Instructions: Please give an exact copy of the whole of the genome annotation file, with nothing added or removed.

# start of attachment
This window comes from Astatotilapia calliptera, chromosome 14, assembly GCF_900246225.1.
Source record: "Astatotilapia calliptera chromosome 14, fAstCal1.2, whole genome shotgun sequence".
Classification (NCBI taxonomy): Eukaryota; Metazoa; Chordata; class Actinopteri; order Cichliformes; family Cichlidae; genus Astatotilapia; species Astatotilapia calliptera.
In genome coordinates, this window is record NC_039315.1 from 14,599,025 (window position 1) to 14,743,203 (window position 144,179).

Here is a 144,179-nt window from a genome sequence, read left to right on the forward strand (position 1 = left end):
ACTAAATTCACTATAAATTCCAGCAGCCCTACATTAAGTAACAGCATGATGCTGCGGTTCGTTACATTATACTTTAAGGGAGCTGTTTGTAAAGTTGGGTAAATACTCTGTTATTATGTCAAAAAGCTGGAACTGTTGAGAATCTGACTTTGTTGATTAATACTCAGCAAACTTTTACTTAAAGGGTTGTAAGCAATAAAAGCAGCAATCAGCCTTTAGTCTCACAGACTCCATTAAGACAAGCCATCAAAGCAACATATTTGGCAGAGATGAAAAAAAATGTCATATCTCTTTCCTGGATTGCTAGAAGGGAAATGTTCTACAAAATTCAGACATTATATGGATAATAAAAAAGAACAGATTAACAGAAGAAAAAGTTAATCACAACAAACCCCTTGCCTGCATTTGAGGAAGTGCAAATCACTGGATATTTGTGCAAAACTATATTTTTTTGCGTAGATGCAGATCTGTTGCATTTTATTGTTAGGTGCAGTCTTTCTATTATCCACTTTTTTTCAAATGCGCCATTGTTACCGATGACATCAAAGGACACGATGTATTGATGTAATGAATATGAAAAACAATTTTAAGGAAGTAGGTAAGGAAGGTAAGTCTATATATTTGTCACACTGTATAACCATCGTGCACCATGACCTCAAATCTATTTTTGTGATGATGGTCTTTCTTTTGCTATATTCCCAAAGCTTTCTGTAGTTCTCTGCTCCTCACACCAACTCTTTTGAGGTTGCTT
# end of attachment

This window comes from Astatotilapia calliptera, chromosome 14, assembly GCF_900246225.1.
Source record: "Astatotilapia calliptera chromosome 14, fAstCal1.2, whole genome shotgun sequence".
Classification (NCBI taxonomy): Eukaryota; Metazoa; Chordata; class Actinopteri; order Cichliformes; family Cichlidae; genus Astatotilapia; species Astatotilapia calliptera.
In genome coordinates, this window is record NC_039315.1 from 14,599,025 (window position 1) to 14,743,203 (window position 144,179).

Here is a 144,179-nt window from a genome sequence, read left to right on the forward strand (position 1 = left end):
ACTAAATTCACTATAAATTCCAGCAGCCCTACATTAAGTAACAGCATGATGCTGCGGTTCGTTACATTATACTTTAAGGGAGCTGTTTGTAAAGTTGGGTAAATACTCTGTTATTATGTCAAAAAGCTGGAACTGTTGAGAATCTGACTTTGTTGATTAATACTCAGCAAACTTTTACTTAAAGGGTTGTAAGCAATAAAAGCAGCAATCAGCCTTTAGTCTCACAGACTCCATTAAGACAAGCCATCAAAGCAACATATTTGGCAGAGATGAAAAAAAATGTCATATCTCTTTCCTGGATTGCTAGAAGGGAAATGTTCTACAAAATTCAGACATTATATGGATAATAAAAAAGAACAGATTAACAGAAGAAAAAGTTAATCACAACAAACCCCTTGCCTGCATTTGAGGAAGTGCAAATCACTGGATATTTGTGCAAAACTATATTTTTTTGCGTAGATGCAGATCTGTTGCATTTTATTGTTAGGTGCAGTCTTTCTATTATCCACTTTTTTTCAAATGCGCCATTGTTACCGATGACATCAAAGGACACGATGTATTGATGTAATGAATATGAAAAACAATTTTAAGGAAGTAGGTAAGGAAGGTAAGTCTATATATTTGTCACACTGTATAACCATCGTGCACCATGACCTCAAATCTATTTTTGTGATGATGGTCTTTCTTTTGCTATATTCCCAAAGCTTTCTGTAGTTCTCTGCTCCTCACACCAACTCTTTTGAGGTTGCTT